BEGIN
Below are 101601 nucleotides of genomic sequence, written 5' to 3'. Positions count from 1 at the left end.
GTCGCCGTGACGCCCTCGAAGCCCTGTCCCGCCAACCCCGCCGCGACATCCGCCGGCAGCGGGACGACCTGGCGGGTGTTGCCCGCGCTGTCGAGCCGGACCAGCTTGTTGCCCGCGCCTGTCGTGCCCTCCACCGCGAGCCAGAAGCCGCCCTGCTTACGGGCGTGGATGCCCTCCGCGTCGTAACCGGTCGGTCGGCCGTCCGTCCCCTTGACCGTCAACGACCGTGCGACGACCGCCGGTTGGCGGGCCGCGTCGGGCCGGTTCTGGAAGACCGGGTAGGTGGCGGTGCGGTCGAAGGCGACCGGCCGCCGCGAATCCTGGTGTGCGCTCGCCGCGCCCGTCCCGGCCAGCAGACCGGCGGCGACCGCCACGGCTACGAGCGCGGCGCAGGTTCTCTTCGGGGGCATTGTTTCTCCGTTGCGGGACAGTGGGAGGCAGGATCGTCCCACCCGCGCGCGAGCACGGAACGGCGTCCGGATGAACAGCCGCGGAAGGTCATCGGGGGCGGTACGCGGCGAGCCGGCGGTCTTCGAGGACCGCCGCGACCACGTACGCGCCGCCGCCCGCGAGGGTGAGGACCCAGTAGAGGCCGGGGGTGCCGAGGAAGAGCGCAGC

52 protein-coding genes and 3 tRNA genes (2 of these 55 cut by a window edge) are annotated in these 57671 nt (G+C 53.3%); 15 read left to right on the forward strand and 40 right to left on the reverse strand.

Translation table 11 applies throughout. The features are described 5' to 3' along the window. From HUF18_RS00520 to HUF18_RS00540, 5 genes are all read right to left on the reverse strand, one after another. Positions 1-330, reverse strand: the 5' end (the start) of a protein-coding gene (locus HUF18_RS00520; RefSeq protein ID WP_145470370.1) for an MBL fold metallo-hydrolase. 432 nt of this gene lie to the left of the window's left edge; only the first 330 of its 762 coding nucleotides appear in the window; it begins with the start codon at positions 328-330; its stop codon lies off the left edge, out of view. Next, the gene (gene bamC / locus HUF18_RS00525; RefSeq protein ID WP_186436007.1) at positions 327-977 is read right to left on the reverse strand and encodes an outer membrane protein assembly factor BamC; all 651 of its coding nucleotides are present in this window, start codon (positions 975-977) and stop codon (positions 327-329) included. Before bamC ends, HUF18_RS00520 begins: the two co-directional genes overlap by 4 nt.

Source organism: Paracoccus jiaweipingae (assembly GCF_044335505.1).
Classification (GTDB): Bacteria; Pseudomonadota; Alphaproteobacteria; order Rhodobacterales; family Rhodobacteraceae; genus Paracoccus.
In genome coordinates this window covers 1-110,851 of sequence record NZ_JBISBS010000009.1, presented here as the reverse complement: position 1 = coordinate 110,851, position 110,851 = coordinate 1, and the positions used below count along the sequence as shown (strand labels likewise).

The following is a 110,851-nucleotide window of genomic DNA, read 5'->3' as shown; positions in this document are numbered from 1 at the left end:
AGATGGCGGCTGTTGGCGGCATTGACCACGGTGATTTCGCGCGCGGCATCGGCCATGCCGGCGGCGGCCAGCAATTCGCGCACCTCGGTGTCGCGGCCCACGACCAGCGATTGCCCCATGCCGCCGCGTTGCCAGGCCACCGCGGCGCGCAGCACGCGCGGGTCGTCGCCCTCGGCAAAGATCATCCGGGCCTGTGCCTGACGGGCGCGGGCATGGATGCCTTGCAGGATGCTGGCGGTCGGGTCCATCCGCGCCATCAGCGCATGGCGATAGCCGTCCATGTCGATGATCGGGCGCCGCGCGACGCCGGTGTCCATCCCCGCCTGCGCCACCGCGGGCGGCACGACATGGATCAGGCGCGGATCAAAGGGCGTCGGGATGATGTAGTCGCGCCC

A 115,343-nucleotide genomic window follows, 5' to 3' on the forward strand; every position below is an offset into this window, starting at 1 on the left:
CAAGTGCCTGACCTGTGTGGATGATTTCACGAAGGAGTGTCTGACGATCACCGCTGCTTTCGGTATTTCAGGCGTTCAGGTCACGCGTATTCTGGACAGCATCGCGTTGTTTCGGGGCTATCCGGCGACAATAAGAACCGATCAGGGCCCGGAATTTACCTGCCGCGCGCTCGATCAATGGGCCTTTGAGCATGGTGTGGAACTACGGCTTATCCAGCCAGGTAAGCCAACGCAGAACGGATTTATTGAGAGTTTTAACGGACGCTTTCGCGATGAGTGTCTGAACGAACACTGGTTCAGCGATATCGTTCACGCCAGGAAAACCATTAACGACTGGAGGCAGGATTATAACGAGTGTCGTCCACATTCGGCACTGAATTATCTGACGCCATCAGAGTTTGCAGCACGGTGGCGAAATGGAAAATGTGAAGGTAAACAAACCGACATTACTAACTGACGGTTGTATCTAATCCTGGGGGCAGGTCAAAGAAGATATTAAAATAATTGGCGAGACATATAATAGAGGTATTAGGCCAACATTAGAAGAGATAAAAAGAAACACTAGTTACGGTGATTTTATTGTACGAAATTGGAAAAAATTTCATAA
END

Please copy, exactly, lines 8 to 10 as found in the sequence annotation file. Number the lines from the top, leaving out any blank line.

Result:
The following is a 110,851-nucleotide window of genomic DNA, read 5'->3' as shown; positions in this document are numbered from 1 at the left end:
AGATGGCGGCTGTTGGCGGCATTGACCACGGTGATTTCGCGCGCGGCATCGGCCATGCCGGCGGCGGCCAGCAATTCGCGCACCTCGGTGTCGCGGCCCACGACCAGCGATTGCCCCATGCCGCCGCGTTGCCAGGCCACCGCGGCGCGCAGCACGCGCGGGTCGTCGCCCTCGGCAAAGATCATCCGGGCCTGTGCCTGACGGGCGCGGGCATGGATGCCTTGCAGGATGCTGGCGGTCGGGTCCATCCGCGCCATCAGCGCATGGCGATAGCCGTCCATGTCGATGATCGGGCGCCGCGCGACGCCGGTGTCCATCCCCGCCTGCGCCACCGCGGGCGGCACGACATGGATCAGGCGCGGATCAAAGGGCGTCGGGATGATGTAGTCGCGCCC

A 115,343-nucleotide genomic window follows, 5' to 3' on the forward strand; every position below is an offset into this window, starting at 1 on the left: